Developers wanting to hone their cloud skills would be well advised to focus on building skills around the open source technologies that underpin clouds such as Amazon Web Services, Microsoft Azure and Google Cloud Platform rather than focus on a specific cloud. That's one of the findings in a new study, The Value of Open Source in the Cloud Era, that O'Reilly conducted for IBM.
Of the almost 3,500 people who participated in the survey (nearly evenly split between developers and technology managers), 94% rated open source software as equal to or better than proprietary software, and 70% indicated that when choosing cloud providers, they preferred those based on open source cloud technologies.
This is good news for IBM. The company sees such a bright future for the hybrid multicloud approach – which avoids vendor lock-in through the use of open source cloud technologies – that it bet $34 billion purchasing open source hybrid cloud pioneer Red Hat a few years back. More recently, it doubled down on that bet by announcing that it will spin off most of its non-cloud-related businesses into a separate company sometime this year.
It's also good news for open source developers. The survey found that among hiring managers, roughly 60% agreed that open source experience and skills are important factors in determining who to hire. Similarly, 52% said an applicant’s knowledge of open source was considered in their hiring decisions, with only about 8% saying it wasn't taken into account (the remaining 40% said the question didn't apply).
The embrace of open source skills is part of a long-term trend. For years, surveys such as this have indicated a hiring preference for those with open source skills. In October, for example, the Linux Foundation's 2020 Open Source Jobs Report indicated an even a larger share of hiring managers, in this case 81%, prioritize the hiring of applicants with open source on their resume.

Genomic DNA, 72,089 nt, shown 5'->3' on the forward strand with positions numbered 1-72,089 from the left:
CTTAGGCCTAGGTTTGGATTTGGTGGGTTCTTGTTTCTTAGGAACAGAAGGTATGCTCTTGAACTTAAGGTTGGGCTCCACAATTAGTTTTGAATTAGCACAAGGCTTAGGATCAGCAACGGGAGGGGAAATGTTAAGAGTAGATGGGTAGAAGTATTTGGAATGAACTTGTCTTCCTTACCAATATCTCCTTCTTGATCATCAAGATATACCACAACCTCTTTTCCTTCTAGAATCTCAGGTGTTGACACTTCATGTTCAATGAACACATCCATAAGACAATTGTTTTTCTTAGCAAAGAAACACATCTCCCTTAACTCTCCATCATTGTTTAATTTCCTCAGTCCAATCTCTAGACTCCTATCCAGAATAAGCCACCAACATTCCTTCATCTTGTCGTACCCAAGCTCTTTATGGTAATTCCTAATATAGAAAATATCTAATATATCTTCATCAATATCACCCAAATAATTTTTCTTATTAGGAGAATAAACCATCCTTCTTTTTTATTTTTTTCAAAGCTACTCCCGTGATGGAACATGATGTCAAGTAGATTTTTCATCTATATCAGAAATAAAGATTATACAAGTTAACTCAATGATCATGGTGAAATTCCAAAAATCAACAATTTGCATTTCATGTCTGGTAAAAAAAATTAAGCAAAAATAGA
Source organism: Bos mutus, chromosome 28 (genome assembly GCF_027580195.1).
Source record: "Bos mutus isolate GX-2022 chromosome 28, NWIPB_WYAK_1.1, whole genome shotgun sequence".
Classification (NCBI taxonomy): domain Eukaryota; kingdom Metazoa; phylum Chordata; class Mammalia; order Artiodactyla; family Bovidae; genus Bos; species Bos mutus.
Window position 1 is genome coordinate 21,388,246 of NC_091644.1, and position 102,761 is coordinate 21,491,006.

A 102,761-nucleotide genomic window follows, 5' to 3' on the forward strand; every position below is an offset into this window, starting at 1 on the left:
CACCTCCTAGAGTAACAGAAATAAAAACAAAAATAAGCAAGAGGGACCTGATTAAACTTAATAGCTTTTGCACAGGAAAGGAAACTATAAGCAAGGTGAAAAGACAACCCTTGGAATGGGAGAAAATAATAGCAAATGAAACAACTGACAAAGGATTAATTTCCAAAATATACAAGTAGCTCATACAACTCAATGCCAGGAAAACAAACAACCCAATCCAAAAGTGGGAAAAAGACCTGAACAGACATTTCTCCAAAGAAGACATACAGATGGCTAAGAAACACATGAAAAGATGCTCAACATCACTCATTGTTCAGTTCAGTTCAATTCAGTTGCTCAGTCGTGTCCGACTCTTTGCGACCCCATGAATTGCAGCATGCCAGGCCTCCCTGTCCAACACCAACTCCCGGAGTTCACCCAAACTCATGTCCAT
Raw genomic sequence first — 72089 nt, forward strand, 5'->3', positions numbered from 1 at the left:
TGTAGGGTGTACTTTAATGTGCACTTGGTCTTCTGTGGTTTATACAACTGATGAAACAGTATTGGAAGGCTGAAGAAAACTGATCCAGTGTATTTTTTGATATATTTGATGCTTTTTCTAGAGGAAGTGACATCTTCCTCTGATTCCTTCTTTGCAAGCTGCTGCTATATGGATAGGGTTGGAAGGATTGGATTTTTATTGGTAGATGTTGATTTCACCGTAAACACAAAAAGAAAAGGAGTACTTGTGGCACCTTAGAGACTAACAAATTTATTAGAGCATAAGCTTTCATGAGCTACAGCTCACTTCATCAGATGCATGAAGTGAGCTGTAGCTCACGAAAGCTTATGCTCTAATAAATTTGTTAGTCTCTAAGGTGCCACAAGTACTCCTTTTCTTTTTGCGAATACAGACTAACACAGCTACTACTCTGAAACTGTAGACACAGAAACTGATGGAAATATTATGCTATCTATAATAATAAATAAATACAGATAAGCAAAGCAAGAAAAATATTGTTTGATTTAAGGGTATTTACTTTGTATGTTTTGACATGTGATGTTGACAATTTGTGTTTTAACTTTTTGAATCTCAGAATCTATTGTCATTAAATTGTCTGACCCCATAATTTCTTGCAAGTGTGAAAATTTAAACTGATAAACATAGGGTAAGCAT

This is especially true in the cloud, where cloud-native technologies are driven by open source technologies such as Linux, Kubernetes and Istio. While all of the public clouds offer these technologies as easy-to-deploy services, they are not able to be easily used across clouds. For that, enterprises turn to open source projects such as OpenShift, which can more easily expand an infrastructure's reach to include both on-premises and multiple clouds.
Code as a Resume
The IBM survey points to an often-overlooked way that working in open source can help boost a developer's career, which is that the product of their work, the source code, is out in the open where hiring managers can have a firsthand look at their skills. This is seldom true of code written for proprietary vendors.
In the survey, more than 65% of respondents said that contributions to open source projects can create a favorable impression in an employment interview and can lead to better job opportunities.
"We do hackathons and other things to help college students get going and introduce them to technology, and one of the things that I always really stress is that they get code up onto GitHub; that they get things out into the wild so that people can see their resume of code," Todd Moore, vice president of open technology and developer advocacy at IBM, told ITPro Today.
"I think it makes all the difference in the world to join an open source project and give back to the communities that you're taking code from," he added. "That virtuous cycle you created will come and follow you and help you in your career."
Open Source Cloud Technologies Ranked
By far, Linux topped other technologies in importance in the survey, with 95% of respondents calling it “somewhat” to “very” important. The report on the survey noted that Linux's importance was rated particularly high by respondents in the telecom industry, adding that it is one of the few places in the survey's results where a particular industry differed from others in the survey.
There were no surprises when it came to the other cloud-native technologies valued by both management and DevOps, a list that includes containers, Kubernetes, open databases and open source artificial intelligence technologies.
Interestingly, the report notes that there's somewhat of a disconnect between the importance respondents assign to skills in these technologies and their self-reported expertise.
"Perhaps there is just a time lag between the desire to obtain skills and the actual achievement," the report said. "Alternatively, respondents may have trouble finding educational outlets. Computer science courses concentrate on general knowledge rather than current technologies, which is entirely appropriate."